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Licensure & Practicing Over State Lines in Telepractice for Telemental Health and Online Therapy

TelepracticeLicensing rules are antiquated, differ and often, can be contradictory from state to state. It is not safe to assume that if we are abiding by the laws in our home state of practice (the distant site) we are also abiding by the laws where we client/patient is (the originating site). Generally, we will need a full license wherever we client/patient is located. Basically, this boils down to two things:

  1. Find out what our state says about where we can practice with our license 
  2. Find out what the state licensing board for our discipline in the client/patient’s state says about our ability to practice in that foreign state

In other words, unless otherwise stipulated, the same law that rules our geographic area of practice offline also rules our geographic area of practice online. For instance, if we only hold a California license, we only have the right to practice in California with that particular license. (Some states differ with respect to physicians and telemedicine.) Simply having an Internet connection or a webcam doesn’t change that license or the law enforcing it.  Similarly, ignorance is not a defense against the law. There are exceptions to traditional licensure requirements for health care professionals to practice across state lines:

  1. Health care professional to professional consultation
  2. Residents in training
  3. Border states
  4. U.S. Military/VA health care practitioners
  5. Medical emergencies/natural disasters
  6. Medical residents in training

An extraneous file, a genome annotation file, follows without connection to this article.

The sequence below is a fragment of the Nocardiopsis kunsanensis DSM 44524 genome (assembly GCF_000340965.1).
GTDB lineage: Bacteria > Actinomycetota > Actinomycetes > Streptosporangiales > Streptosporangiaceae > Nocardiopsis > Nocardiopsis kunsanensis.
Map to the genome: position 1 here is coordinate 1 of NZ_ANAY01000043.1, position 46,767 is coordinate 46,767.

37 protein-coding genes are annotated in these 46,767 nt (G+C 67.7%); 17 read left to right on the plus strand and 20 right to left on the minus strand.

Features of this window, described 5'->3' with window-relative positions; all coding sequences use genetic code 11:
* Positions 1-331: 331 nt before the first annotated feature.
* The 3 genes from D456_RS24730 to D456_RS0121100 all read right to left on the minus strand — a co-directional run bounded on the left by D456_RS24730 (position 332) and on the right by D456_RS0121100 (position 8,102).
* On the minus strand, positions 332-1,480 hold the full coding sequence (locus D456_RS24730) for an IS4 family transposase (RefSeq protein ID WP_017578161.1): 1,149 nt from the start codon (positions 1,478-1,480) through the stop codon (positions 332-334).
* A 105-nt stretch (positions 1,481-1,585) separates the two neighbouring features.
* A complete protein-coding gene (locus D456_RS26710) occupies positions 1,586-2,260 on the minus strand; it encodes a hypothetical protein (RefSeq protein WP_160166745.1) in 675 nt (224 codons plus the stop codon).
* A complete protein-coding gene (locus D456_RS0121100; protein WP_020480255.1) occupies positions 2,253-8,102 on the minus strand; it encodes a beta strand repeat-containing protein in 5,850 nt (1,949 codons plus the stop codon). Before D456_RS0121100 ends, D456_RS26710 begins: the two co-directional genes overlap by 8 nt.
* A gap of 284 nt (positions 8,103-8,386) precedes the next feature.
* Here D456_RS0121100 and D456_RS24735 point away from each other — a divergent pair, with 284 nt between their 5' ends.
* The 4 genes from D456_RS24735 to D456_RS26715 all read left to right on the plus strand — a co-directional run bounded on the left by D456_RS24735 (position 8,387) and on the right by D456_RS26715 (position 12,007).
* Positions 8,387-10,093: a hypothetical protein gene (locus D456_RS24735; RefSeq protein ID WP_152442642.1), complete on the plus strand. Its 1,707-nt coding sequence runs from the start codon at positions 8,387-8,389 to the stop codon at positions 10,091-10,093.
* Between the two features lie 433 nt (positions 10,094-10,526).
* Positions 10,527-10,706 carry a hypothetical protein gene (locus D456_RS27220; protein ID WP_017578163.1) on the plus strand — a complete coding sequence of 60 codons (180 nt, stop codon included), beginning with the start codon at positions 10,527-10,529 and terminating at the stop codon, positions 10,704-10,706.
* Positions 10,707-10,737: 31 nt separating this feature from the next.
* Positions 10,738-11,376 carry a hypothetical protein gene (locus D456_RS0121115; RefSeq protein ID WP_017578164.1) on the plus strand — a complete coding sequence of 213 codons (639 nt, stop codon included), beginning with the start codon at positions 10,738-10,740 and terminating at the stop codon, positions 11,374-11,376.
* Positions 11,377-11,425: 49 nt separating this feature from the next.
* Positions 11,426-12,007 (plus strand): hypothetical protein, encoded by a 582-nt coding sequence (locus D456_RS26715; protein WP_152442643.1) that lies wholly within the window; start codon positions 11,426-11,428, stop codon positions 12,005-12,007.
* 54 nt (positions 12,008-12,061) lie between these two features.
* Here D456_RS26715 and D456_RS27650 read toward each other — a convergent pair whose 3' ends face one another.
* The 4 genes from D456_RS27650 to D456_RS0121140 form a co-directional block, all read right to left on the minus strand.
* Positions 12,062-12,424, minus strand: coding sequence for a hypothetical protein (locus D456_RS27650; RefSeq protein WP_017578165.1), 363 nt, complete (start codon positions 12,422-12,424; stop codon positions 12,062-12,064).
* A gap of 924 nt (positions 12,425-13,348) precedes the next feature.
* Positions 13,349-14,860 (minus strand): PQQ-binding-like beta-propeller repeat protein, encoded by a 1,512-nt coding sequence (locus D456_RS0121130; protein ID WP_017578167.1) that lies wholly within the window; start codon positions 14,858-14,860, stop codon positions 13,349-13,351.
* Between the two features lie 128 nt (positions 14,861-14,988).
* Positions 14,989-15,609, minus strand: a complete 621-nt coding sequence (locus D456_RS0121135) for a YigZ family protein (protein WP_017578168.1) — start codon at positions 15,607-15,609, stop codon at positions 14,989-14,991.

Since these exceptions don’t cover the way most of us plan to engage in telepractice, we are best served by understanding and following state laws about licensure rather than trying to circumvent them. it might be helpful for some practitioners to know that many states relieve some of the administrative burden by allowing an out-of-state practitioner to work with their citizens for 30 or 60 days per year. Such activity often requires advanced registration with the foreign state through formal documentation, so getting the paperwork started early is a good idea. What If a State Doesn’t Have Specific Telepractice Laws? When state licensing statutes don’t specifically address telemental health for an allied discipline such as counseling, social work or psychology, the law often defaults to the existing medical statutes for that state. It therefore is essential for practitioners to familiarize themselves with both the mental health and medical codes pertaining to telehealth for the state(s) in which they practice. Telehealth law and technology are rapidly evolving so it’s also necessary to continuously monitor pertinent laws and regulations for updates and changes.  It is therefore prudent and suggested that we hire an experienced telehealth attorney to review our practices and supporting documents, as well as keep us apprised of changes in such law. It may also be wise to not rely solely on a malpractice attorney for understanding telehealth practice issues. Reading one’s legal code need not be overly complicated or time consuming. A solid hour or two of reading one’s own licensing law from any state’s website will answer many questions without needing to pay an attorney for the basics. Other Issues Regulations in most states also indicate that anonymous care is not acceptable for professionals to deliver, documentation standards must be met, appropriate follow-up care is necessary and mandated reporting guidelines must be followed. Depending on the discipline, in-person assessment may also be required. Providers must also be cognizant of standard of care issues as they pertain to telepractice.  Our current standard of care is office-based in-person assessment and treatment. Therefore, deviation from that standard is likely to be very closely examined if anything goes wrong. If we plan to deviate from “brick-and-mortar” practice, we must also have empirical data to support the shift in location. If we deliver services to pregnant teens, what is the date supporting the delivery of care to pregnant teens online with video? How does it differ from delivering care to pregnant teens in email, or offline? Why? What’s different? What special problems occur with video or email vs. offline? How can we legitimately overcome them? Does race or culture or language make a difference in this population? How can we reliably offer emergency services to this population online? If we can’t find studies supporting our work in the modality of our choice online, we may want to think twice about being the first one to “innovate” without scientific basis for our professional services online (or offline). Fortunately, there are many models of telehealth service delivery supported by research. To practice ethically, clinicians wanting to practice online need to be aware of them. Training for such practice is available. See our upcoming FREE webinar on January 21, 2013 for “12 Facts You Probably Won’t Learn from Your Licensing Board about Practicing Over State Lines (Licensure Portability).”

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